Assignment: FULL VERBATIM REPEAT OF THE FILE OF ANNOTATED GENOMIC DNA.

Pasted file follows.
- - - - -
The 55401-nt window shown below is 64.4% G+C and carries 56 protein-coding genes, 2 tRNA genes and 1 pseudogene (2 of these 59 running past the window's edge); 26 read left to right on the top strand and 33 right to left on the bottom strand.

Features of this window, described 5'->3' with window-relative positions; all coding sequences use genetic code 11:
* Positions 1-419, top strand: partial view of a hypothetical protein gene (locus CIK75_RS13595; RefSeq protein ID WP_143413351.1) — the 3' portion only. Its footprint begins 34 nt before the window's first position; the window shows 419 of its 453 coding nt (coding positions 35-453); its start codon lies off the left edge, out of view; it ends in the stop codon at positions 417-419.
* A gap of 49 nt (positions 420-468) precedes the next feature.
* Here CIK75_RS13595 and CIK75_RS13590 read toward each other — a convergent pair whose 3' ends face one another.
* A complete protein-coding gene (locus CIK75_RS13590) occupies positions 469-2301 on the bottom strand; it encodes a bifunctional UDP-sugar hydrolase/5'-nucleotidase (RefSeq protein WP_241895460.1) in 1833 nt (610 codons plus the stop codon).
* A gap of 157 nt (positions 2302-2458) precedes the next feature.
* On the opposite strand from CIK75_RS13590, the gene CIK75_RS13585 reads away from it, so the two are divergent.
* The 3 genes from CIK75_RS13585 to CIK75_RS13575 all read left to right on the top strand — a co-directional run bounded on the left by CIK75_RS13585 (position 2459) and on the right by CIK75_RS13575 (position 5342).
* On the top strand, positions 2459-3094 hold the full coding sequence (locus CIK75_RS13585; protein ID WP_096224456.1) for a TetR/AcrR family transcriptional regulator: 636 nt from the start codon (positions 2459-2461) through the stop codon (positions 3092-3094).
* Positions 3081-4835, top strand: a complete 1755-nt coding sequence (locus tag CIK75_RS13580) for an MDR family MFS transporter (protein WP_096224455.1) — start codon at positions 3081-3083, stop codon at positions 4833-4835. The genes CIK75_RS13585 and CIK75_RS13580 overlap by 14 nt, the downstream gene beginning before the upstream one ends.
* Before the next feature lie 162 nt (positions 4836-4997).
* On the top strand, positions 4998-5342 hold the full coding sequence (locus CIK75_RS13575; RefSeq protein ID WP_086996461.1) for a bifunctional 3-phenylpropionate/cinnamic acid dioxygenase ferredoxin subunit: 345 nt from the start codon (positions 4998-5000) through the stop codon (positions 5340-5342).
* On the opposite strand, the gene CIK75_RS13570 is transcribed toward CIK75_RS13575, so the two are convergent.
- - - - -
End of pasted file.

The 55401-nt window shown below is 64.4% G+C and carries 56 protein-coding genes, 2 tRNA genes and 1 pseudogene (2 of these 59 running past the window's edge); 26 read left to right on the top strand and 33 right to left on the bottom strand.

Features of this window, described 5'->3' with window-relative positions; all coding sequences use genetic code 11:
* Positions 1-419, top strand: partial view of a hypothetical protein gene (locus CIK75_RS13595; RefSeq protein ID WP_143413351.1) — the 3' portion only. Its footprint begins 34 nt before the window's first position; the window shows 419 of its 453 coding nt (coding positions 35-453); its start codon lies off the left edge, out of view; it ends in the stop codon at positions 417-419.
* A gap of 49 nt (positions 420-468) precedes the next feature.
* Here CIK75_RS13595 and CIK75_RS13590 read toward each other — a convergent pair whose 3' ends face one another.
* A complete protein-coding gene (locus CIK75_RS13590) occupies positions 469-2301 on the bottom strand; it encodes a bifunctional UDP-sugar hydrolase/5'-nucleotidase (RefSeq protein WP_241895460.1) in 1833 nt (610 codons plus the stop codon).
* A gap of 157 nt (positions 2302-2458) precedes the next feature.
* On the opposite strand from CIK75_RS13590, the gene CIK75_RS13585 reads away from it, so the two are divergent.
* The 3 genes from CIK75_RS13585 to CIK75_RS13575 all read left to right on the top strand — a co-directional run bounded on the left by CIK75_RS13585 (position 2459) and on the right by CIK75_RS13575 (position 5342).
* On the top strand, positions 2459-3094 hold the full coding sequence (locus CIK75_RS13585; protein ID WP_096224456.1) for a TetR/AcrR family transcriptional regulator: 636 nt from the start codon (positions 2459-2461) through the stop codon (positions 3092-3094).
* Positions 3081-4835, top strand: a complete 1755-nt coding sequence (locus tag CIK75_RS13580) for an MDR family MFS transporter (protein WP_096224455.1) — start codon at positions 3081-3083, stop codon at positions 4833-4835. The genes CIK75_RS13585 and CIK75_RS13580 overlap by 14 nt, the downstream gene beginning before the upstream one ends.
* Before the next feature lie 162 nt (positions 4836-4997).
* On the top strand, positions 4998-5342 hold the full coding sequence (locus CIK75_RS13575; RefSeq protein ID WP_086996461.1) for a bifunctional 3-phenylpropionate/cinnamic acid dioxygenase ferredoxin subunit: 345 nt from the start codon (positions 4998-5000) through the stop codon (positions 5340-5342).
* On the opposite strand, the gene CIK75_RS13570 is transcribed toward CIK75_RS13575, so the two are convergent.